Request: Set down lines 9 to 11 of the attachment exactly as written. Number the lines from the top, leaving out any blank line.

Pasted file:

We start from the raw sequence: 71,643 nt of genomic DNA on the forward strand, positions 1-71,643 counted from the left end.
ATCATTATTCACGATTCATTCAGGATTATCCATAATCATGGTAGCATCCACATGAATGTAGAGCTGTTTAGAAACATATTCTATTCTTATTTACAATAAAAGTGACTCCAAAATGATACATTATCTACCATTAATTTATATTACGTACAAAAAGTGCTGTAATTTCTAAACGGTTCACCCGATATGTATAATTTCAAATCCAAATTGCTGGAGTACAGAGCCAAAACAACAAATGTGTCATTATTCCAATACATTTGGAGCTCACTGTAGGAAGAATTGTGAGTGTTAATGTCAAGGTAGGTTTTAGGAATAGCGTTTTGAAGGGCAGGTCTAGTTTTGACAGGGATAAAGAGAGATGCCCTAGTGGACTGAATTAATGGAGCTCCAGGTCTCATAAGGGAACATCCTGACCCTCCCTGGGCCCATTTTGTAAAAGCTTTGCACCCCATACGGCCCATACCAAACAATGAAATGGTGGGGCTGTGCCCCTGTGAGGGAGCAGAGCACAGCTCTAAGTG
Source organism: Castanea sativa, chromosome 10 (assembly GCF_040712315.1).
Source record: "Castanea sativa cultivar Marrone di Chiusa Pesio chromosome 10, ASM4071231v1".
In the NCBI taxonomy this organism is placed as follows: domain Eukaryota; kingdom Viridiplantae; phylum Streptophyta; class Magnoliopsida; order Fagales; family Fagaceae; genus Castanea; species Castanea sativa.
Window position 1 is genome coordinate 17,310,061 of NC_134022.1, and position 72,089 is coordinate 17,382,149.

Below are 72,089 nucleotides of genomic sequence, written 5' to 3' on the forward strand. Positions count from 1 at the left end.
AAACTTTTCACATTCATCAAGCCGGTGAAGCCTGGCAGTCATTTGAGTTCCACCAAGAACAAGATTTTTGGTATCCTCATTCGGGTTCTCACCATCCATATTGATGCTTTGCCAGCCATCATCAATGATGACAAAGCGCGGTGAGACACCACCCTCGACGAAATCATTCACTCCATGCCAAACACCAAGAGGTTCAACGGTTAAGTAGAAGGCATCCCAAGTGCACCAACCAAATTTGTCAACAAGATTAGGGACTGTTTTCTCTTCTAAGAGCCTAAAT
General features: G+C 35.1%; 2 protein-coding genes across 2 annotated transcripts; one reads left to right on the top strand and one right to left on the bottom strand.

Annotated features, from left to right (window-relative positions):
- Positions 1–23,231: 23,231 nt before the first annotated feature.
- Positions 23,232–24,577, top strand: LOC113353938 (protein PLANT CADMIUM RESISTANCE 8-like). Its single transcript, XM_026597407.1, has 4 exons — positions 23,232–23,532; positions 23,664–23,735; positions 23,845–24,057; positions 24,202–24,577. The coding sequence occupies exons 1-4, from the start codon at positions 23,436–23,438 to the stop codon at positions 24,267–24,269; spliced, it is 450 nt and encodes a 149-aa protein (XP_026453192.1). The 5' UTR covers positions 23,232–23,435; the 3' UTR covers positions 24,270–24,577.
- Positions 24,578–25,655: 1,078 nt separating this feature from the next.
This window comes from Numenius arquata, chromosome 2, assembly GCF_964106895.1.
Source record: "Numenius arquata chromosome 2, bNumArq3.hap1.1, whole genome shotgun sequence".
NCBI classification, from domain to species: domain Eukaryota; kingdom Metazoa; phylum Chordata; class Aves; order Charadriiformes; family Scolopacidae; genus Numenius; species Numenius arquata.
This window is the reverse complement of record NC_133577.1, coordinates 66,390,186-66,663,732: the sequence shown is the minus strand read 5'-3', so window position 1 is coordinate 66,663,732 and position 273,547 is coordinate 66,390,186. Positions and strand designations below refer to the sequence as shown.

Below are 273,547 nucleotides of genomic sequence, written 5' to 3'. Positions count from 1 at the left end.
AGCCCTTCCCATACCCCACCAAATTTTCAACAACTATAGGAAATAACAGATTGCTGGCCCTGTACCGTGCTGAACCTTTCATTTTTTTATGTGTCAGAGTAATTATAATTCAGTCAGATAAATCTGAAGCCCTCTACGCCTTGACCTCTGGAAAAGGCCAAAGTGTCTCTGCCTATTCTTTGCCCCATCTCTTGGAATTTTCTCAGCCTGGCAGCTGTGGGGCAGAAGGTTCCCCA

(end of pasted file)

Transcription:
General features: G+C 35.1%; 2 protein-coding genes across 2 annotated transcripts; one reads left to right on the top strand and one right to left on the bottom strand.

Annotated features, from left to right (window-relative positions):
- Positions 1–23,231: 23,231 nt before the first annotated feature.